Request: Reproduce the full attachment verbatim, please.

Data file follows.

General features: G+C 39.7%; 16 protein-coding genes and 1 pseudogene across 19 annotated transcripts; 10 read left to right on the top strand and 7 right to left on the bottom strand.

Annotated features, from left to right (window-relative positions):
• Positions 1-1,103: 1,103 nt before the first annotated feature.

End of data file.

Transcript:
General features: G+C 39.7%; 16 protein-coding genes and 1 pseudogene across 19 annotated transcripts; 10 read left to right on the top strand and 7 right to left on the bottom strand.

Annotated features, from left to right (window-relative positions):
• Positions 1-1,103: 1,103 nt before the first annotated feature.